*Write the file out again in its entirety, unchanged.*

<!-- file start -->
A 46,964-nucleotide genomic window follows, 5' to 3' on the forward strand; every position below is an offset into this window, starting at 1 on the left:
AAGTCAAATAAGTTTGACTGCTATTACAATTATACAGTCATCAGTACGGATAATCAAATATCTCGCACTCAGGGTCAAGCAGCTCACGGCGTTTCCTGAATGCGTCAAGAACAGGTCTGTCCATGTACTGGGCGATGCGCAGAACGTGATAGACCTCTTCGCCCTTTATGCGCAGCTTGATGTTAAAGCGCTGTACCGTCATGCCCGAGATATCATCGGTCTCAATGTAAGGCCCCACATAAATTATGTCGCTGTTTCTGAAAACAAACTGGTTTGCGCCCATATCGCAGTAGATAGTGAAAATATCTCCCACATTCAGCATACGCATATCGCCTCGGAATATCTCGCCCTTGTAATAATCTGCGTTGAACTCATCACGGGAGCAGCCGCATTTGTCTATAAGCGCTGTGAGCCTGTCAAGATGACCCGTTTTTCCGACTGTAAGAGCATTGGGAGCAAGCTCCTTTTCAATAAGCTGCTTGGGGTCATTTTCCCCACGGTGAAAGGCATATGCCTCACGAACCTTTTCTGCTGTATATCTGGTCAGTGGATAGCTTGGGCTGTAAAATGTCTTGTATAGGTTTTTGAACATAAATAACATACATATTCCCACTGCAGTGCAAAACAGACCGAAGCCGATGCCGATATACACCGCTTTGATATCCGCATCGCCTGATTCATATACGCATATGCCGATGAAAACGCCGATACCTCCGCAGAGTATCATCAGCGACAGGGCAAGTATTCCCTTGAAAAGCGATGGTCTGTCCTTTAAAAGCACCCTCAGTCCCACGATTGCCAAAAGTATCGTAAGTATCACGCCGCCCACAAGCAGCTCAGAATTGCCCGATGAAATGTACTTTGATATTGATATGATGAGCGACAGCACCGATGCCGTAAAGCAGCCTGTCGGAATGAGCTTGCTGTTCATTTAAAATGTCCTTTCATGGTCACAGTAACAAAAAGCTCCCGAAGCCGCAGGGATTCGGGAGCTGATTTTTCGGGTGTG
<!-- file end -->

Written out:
A 46,964-nucleotide genomic window follows, 5' to 3' on the forward strand; every position below is an offset into this window, starting at 1 on the left:
AAGTCAAATAAGTTTGACTGCTATTACAATTATACAGTCATCAGTACGGATAATCAAATATCTCGCACTCAGGGTCAAGCAGCTCACGGCGTTTCCTGAATGCGTCAAGAACAGGTCTGTCCATGTACTGGGCGATGCGCAGAACGTGATAGACCTCTTCGCCCTTTATGCGCAGCTTGATGTTAAAGCGCTGTACCGTCATGCCCGAGATATCATCGGTCTCAATGTAAGGCCCCACATAAATTATGTCGCTGTTTCTGAAAACAAACTGGTTTGCGCCCATATCGCAGTAGATAGTGAAAATATCTCCCACATTCAGCATACGCATATCGCCTCGGAATATCTCGCCCTTGTAATAATCTGCGTTGAACTCATCACGGGAGCAGCCGCATTTGTCTATAAGCGCTGTGAGCCTGTCAAGATGACCCGTTTTTCCGACTGTAAGAGCATTGGGAGCAAGCTCCTTTTCAATAAGCTGCTTGGGGTCATTTTCCCCACGGTGAAAGGCATATGCCTCACGAACCTTTTCTGCTGTATATCTGGTCAGTGGATAGCTTGGGCTGTAAAATGTCTTGTATAGGTTTTTGAACATAAATAACATACATATTCCCACTGCAGTGCAAAACAGACCGAAGCCGATGCCGATATACACCGCTTTGATATCCGCATCGCCTGATTCATATACGCATATGCCGATGAAAACGCCGATACCTCCGCAGAGTATCATCAGCGACAGGGCAAGTATTCCCTTGAAAAGCGATGGTCTGTCCTTTAAAAGCACCCTCAGTCCCACGATTGCCAAAAGTATCGTAAGTATCACGCCGCCCACAAGCAGCTCAGAATTGCCCGATGAAATGTACTTTGATATTGATATGATGAGCGACAGCACCGATGCCGTAAAGCAGCCTGTCGGAATGAGCTTGCTGTTCATTTAAAATGTCCTTTCATGGTCACAGTAACAAAAAGCTCCCGAAGCCGCAGGGATTCGGGAGCTGATTTTTCGGGTGTG